Novo Nordisk has entered into research collaborations with two US biotech startups as it aims to maintain its dominant position in the cardiometabolic disease market.

The Danish pharma company has invested separately in two companies in the cell and gene therapy sector—Omega Therapeutics and Cellarity. Each agreement could be worth $532m in upfront, development, and commercial milestone payments. Tiered royalties on annual net sales of a licensed product have also been included. Novo Nordisk stated it will cover R&D costs, according to a 4 January press release.

After a joint preclinical development phase, Novo Nordisk can decide to advance the programmes into clinical studies.

The two deals are the first announced under the framework collaboration between Novo Nordisk and the venture capital firm Flagship Pioneering to advance breakthrough medicines in cardiometabolic diseases signed in May 2022. Massachusetts, US-based Flagship Pioneering founded both Omega and Cellarity in 2017.

Flagship Pioneering is also working with Pfizer under a deal announced in 2022 that included up to $700m in milestone and royalty payments.

Messenger RNA specialist Omega will focus its work on developing an epigenomic controller designed to enhance metabolic activity by thermogenesis. Omega will aim to reduce weight loss by precisely targeting and modulating gene expression, unlike many of the current drugs that rely on regulating appetite.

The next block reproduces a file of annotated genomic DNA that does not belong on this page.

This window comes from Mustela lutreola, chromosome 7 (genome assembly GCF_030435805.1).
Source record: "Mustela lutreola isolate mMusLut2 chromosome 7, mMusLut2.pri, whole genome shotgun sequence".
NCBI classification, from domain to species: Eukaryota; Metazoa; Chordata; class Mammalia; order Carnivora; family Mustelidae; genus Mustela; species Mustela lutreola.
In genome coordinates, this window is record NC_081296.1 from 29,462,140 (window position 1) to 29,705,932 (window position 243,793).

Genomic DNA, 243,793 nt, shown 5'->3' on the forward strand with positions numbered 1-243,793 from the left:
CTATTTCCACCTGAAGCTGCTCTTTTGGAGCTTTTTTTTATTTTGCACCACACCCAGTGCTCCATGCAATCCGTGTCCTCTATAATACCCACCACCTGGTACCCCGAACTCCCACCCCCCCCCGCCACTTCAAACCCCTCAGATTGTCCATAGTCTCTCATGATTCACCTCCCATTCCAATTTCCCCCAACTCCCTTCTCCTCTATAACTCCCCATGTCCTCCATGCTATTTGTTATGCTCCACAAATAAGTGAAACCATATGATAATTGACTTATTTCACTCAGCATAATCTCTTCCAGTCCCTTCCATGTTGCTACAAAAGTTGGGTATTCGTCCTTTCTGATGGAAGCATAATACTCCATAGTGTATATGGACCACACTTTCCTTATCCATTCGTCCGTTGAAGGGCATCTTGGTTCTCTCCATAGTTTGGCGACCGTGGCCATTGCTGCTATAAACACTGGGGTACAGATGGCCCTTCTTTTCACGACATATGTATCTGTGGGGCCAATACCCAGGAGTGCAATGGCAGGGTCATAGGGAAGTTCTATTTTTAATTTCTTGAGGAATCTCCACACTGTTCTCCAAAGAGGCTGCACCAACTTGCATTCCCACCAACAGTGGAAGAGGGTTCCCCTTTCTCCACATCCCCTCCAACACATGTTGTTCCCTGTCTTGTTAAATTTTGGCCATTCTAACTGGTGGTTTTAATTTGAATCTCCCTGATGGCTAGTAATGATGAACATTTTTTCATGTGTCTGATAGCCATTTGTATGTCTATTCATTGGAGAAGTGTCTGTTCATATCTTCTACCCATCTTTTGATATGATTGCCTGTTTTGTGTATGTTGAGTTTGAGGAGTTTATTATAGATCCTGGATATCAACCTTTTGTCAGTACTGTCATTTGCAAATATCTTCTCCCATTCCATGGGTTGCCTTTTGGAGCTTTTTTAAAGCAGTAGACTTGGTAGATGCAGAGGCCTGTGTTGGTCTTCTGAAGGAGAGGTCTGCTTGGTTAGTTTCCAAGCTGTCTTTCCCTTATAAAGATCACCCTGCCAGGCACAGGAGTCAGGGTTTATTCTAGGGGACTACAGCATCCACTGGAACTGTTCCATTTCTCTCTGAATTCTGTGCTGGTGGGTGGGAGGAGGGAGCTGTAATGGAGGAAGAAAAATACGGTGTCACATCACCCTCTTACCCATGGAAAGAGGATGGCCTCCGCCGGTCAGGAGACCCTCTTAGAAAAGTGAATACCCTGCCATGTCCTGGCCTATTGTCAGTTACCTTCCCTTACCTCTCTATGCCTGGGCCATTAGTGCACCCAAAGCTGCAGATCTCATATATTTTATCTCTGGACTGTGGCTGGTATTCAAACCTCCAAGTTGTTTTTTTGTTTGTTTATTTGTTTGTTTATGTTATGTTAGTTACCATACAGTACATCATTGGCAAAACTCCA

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The metabolic activity-mediated obesity treatment space has grown crowded in recent years with Novo Nordisk and Eli Lilly being some of the leaders in this growth market. Lilly spent $494m on partnership with animal genomics-focused Fauna Bio. Roche acquired obesity drug developer Carmot Therapeutics for $2.7bn last month, continuing down the glucagon-like peptide 1 (GLP-1) agonist route.

Novo Nordisk’s collaboration with Cellarity will home in on therapies for metabolic dysfunction-associated steatohepatitis (MASH). There is currently no US Food and Drug Administration (FDA)-approved treatment for the chronic kidney disease, previously known as NASH. Cellarity will use its artificial intelligence (AI) platform to search for novel molecules.

The MASH market therefore has untapped potential, with several companies in the race to market the first treatment. Boehringer Ingelheim intensified its efforts with a $2bn multi-target collaboration signed last week. Madrigal Pharmaceutical’s resmetirom could become the first approved therapy, with an FDA Prescription Drug User Fee Act (PDUFA) date in March this year.

In an announcement accompanying the recent investments, Novo Nordisk’s chief scientific officer Marcus Schindler said: “Both companies offer differentiated and novel approaches, including Omega’s expertise in controlled epigenomic modulation and Cellarity’s deep insights into applying human data and artificial intelligence to the development of new medicines.”